Keys to Victory: Rebounding and Avoiding Turnovers

The biggest test yet for Michigan State's 2004 Men's Basketball Squad will take place tomorrow night in Durham, North Carolina as the #9 ranked Spartans take on the #10 ranked Duke Blue Devils in the opening of the ACC/Big Ten Challenge.

(EAST LANSING) - The biggest test yet for Michigan State's 2004 Men's Basketball Squad will take place tomorrow night in Durham, North Carolina as the #9 ranked Spartans take on the #10 ranked Duke Blue Devils in the opening of the ACC/Big Ten Challenge. Last season in East Lansing, Duke embarrassed MSU 72-50. If the Spartans are to return the favor Tuesday night, they must pound the glass and avoid the costly turnovers that plagued them last season; below is a preview of tomorrow night's matchup.

#10 DUKE BLUE DEVILS (Record: 3-0)

Duke Blue Devil Probable Starters 4 J.J. Redick SG 6-4 200 JR
5 Daniel Ewing SG 6-3 180 SR
15 Sean Dockery PG 6-2 180 JR
42 Shavlik Randolph PF 6-10 235 JR
23 Shelden Williams PF 6-9 260 JR

Duke Bench
13 Lee Melchionni SF 6-6 205 JR
14 David McClure SF 6-6 218 FR
21 DeMarcus Nelson SG 6-2 195 FR
30 Reggie Love PF 6-4 220 SR
51 Patrick Johnson PF 6-9 235 SR

STRENGTHS: Outside Shooting, Inside Power, and Defense

Daniel Ewing, J.J. Redick and Sean Dockery make up a perimeter most teams in the nation would covet. The defense will again be strong and with Shelden Williams and Shavlik Randolph in the paint, the Blue Devils may be as good inside as anyone and more suited for a slower pace on offense. Last season, Williams led the ACC with 111 blocks (3.0 per game average) and Randolph was third with 61 rejections.

With the 6-9 Williams and 6-10 Randolph having their backs, Duke defenders can really get after opponents. Dockery (who has 90 steals in 70 career games) and Ewing are in-your-jock defenders who put tremendous pressure on their opponent's ball-handlers. With a weak bench, Duke's defense must carry the team more than ever this season.

WEAKNESSES: A weak bench and questionable point guard play.

Look for the Spartans to run early and often against Duke to try and exploit their lack of depth (they basically play 6-deep). An up-tempo game will also put extra pressure on point guard Sean Dockery, who is replacing the departed All-American Chris Duhan. Dockery is a tremendous perimeter defender, but struggles at times on the offensive end. If the Spartans can make Dockery work on both ends of the floor, it will be to State's advantage. Michigan State will also likely try to attack Redick, the weakest link in Duke's staunch defense, with the athletic guard trio of Maurice Ager, Shannon Brown and Kelvin Torbert.

#9 MICHIGAN STATE (Record: 3-0)

Michigan State Probable Starters
3 Brown, Shannon G/F 6-4 200 SO
5 Hill, Chris G 6-3 190 SR
13 Ager, Maurice G 6-5 195 JR
15 Anderson, Alan F 6-6 220 SR
40 Davis, Paul C 6-11 255 JR

Michigan State Bench
12 Neitzel, Drew G 6-0 170 FR
23 Torbert, Kelvin G 6-4 215 SR
30 Bograkos, Tim G 6-2 195 RS SR
34 Naymick, Drew C 6-10 235 SO
50 Rowley, Delco F 6-8 250 RS SO

STRENGTHS: Depth and Athleticism

The Spartans have an abundance of each. MSU must win the rebounding and turnover battles to be at their best. When they do, they can get out on the fast break and showcase their open court abilities with high flyers Shannon Brown, Alan Anderson, Maurice Ager and Kelvin Torbert. While the Spartans had deficiencies last year on defense and on the glass, they had no problems shooting the ball. The Spartans led the Big Ten in field-goal percentage (52.2), 3-point percentage (43.4), free-throw percentage (77.7) and scoring offense (71.3) in league games. They have continued their scoring parade this season, scoring 100+ points in each of their last three games. They will need every point they can muster if they are to silence the Cameron Crazies Tuesday night.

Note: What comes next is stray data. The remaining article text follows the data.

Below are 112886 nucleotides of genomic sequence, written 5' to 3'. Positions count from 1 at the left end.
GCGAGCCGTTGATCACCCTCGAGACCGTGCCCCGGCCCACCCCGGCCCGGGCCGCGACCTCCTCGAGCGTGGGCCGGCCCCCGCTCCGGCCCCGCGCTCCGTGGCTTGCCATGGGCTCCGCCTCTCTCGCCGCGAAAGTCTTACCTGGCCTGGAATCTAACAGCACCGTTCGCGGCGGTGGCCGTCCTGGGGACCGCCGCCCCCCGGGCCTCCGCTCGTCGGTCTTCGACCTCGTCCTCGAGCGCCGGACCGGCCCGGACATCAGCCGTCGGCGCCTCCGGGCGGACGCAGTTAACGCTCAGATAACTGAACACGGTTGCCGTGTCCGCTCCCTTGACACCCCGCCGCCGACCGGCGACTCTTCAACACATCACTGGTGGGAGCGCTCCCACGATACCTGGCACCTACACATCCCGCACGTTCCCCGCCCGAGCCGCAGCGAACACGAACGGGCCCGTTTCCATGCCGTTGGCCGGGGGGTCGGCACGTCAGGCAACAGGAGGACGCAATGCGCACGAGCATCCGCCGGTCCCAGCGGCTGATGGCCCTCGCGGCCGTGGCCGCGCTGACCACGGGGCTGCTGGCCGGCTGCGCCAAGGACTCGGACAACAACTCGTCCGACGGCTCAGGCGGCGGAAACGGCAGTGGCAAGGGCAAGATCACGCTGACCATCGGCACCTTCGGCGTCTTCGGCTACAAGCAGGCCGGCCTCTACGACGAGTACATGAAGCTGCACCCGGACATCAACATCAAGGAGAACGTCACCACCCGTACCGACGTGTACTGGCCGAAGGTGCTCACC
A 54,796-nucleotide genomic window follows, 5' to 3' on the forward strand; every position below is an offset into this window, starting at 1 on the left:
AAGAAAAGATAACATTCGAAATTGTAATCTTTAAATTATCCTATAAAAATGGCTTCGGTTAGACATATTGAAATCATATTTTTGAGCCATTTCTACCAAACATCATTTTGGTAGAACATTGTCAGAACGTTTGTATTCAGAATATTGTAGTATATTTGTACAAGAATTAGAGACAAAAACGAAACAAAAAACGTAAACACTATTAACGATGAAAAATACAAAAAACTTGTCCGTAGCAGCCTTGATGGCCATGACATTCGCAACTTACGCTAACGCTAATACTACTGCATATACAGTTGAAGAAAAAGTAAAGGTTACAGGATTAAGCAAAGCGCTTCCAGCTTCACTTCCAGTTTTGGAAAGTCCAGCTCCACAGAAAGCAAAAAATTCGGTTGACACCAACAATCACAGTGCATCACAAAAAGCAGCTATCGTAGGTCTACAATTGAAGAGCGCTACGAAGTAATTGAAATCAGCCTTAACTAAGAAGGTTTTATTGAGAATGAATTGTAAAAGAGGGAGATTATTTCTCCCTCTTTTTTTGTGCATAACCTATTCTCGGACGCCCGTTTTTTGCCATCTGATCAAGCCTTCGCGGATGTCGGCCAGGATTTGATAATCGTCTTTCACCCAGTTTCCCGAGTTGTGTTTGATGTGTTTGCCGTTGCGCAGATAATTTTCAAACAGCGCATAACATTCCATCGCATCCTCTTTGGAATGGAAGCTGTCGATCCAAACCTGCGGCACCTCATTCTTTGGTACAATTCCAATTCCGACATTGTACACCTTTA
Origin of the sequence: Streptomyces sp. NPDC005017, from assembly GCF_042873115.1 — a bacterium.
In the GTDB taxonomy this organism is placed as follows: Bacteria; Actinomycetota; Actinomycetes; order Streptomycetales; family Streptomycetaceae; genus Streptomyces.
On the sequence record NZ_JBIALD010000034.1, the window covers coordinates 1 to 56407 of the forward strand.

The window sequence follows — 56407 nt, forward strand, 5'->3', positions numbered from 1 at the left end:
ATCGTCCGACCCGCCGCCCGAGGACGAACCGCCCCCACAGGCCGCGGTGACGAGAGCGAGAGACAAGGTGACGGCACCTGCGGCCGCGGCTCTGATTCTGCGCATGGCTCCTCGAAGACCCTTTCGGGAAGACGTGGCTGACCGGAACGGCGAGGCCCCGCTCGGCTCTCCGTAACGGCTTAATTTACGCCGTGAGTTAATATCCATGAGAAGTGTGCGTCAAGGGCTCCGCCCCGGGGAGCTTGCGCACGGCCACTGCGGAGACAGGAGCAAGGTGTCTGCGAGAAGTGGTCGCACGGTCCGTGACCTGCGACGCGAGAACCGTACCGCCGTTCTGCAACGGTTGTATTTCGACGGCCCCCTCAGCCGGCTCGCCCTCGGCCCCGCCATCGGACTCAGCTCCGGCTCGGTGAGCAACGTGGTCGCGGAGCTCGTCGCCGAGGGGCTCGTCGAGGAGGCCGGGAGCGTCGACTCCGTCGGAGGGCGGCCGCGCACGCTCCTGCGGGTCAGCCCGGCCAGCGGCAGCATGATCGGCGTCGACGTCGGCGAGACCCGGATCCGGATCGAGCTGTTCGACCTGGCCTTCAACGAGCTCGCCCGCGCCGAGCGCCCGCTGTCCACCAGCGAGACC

WEAKNESSES: A tested point guard and inside toughness.

Senior Chris Hill and Freshman Drew Neitzel will once again share the bulk of the PG duties against Duke. They will face the ultimate test versus Duke's Daniel Ewing and Sean Dockery, who are two of the best on-the ball-defenders in the nation. If Hill and Neitzel can hold their own and avoid costly turnovers, the Spartans will overcome a major concern.

In 2003-04, Michigan State finished eighth in the Big Ten in rebounding margin and eighth in field goal percentage defense (45.6 percent). Many times last year for the Spartans, it seemed as if it was Paul Davis versus the world in the paint. This year, MSU expects to give Davis more help by increasing the minutes for Delco Rowley and Drew Namick. Each young man will face the biggest test of his young career Tuesday night. If Rowley and Namick can contribute on the glass and defensively against Williams and Randolph, it will take pressure off Davis and give MSU a better chance of victory.

Defensively, expect Duke to pressure the Spartans with full court pressure to try and create turnovers and easy buckets. Offensively, the Blue Devils will want to slow things down and pound the ball inside to Williams and Randolph to attempt to get Paul Davis in early foul trouble as well as to kick it out for open looks on the perimeter to Redick, Ewing and Dockery.


If MSU can control the boards, especially on the defensive side so to get an opportunity to get their fast break clicking, then they have a chance to avenge last season's humiliation in East Lansing. Conversely, if they allow Duke to control the paint, slow the tempo, and move the game into a possession-by-possession slugfest, with Ewing and Dockery pressuring Hill and Neitzel while Williams and Randolph pound Davis and the inexperienced Rowley and Naymick, then it's advantage Blue Devils.

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